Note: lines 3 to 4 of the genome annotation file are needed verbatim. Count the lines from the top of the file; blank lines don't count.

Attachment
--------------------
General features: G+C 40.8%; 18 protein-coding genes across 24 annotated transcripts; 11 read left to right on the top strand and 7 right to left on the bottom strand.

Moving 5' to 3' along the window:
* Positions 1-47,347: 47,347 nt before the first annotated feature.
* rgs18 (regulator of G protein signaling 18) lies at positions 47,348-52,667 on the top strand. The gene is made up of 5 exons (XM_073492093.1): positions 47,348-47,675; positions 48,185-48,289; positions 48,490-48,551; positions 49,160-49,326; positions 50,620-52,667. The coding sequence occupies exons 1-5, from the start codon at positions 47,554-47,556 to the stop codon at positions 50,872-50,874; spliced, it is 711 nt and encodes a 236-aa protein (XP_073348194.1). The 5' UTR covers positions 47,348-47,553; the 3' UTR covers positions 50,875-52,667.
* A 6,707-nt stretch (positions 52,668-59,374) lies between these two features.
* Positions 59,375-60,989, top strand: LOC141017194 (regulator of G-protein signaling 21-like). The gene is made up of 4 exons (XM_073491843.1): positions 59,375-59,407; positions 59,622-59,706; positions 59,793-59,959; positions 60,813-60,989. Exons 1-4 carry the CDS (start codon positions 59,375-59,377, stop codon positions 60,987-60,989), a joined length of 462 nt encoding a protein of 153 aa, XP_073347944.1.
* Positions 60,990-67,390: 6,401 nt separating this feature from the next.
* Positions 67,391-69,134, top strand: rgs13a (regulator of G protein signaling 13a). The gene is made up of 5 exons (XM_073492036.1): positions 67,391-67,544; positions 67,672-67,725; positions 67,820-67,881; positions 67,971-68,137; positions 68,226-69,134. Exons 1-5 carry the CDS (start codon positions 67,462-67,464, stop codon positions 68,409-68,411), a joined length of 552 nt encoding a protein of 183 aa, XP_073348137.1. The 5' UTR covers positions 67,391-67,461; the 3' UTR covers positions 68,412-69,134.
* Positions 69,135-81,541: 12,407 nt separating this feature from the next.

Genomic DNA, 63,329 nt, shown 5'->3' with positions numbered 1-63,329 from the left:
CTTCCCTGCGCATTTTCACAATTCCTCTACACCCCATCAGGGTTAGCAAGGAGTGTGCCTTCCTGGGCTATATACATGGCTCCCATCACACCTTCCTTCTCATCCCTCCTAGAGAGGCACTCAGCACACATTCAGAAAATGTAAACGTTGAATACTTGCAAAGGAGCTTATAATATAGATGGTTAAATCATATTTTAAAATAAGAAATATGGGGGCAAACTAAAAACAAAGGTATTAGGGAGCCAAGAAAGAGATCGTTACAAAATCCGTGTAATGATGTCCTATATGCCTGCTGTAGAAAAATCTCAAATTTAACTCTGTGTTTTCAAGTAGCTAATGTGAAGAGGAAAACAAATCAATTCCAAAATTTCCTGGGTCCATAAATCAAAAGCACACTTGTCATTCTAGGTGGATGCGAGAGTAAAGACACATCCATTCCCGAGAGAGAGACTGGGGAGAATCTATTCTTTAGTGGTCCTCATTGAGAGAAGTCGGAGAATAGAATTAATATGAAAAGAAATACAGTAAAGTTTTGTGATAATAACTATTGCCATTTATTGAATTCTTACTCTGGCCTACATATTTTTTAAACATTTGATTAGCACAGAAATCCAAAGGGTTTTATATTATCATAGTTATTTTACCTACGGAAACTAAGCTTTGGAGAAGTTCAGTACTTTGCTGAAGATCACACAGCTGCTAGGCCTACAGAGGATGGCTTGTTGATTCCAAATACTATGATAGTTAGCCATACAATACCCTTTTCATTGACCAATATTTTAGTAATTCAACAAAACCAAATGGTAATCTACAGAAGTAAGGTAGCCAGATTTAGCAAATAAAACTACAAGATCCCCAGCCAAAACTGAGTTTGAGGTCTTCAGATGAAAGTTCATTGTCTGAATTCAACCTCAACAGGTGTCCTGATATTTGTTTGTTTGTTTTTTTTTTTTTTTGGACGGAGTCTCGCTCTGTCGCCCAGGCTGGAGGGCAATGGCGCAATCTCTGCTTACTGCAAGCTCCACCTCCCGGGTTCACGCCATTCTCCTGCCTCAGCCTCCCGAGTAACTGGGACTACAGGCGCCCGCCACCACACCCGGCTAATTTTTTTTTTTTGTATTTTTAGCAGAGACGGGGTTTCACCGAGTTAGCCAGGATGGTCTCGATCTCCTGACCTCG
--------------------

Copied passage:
* Positions 1-47,347: 47,347 nt before the first annotated feature.
* rgs18 (regulator of G protein signaling 18) lies at positions 47,348-52,667 on the top strand. The gene is made up of 5 exons (XM_073492093.1): positions 47,348-47,675; positions 48,185-48,289; positions 48,490-48,551; positions 49,160-49,326; positions 50,620-52,667. The coding sequence occupies exons 1-5, from the start codon at positions 47,554-47,556 to the stop codon at positions 50,872-50,874; spliced, it is 711 nt and encodes a 236-aa protein (XP_073348194.1). The 5' UTR covers positions 47,348-47,553; the 3' UTR covers positions 50,875-52,667.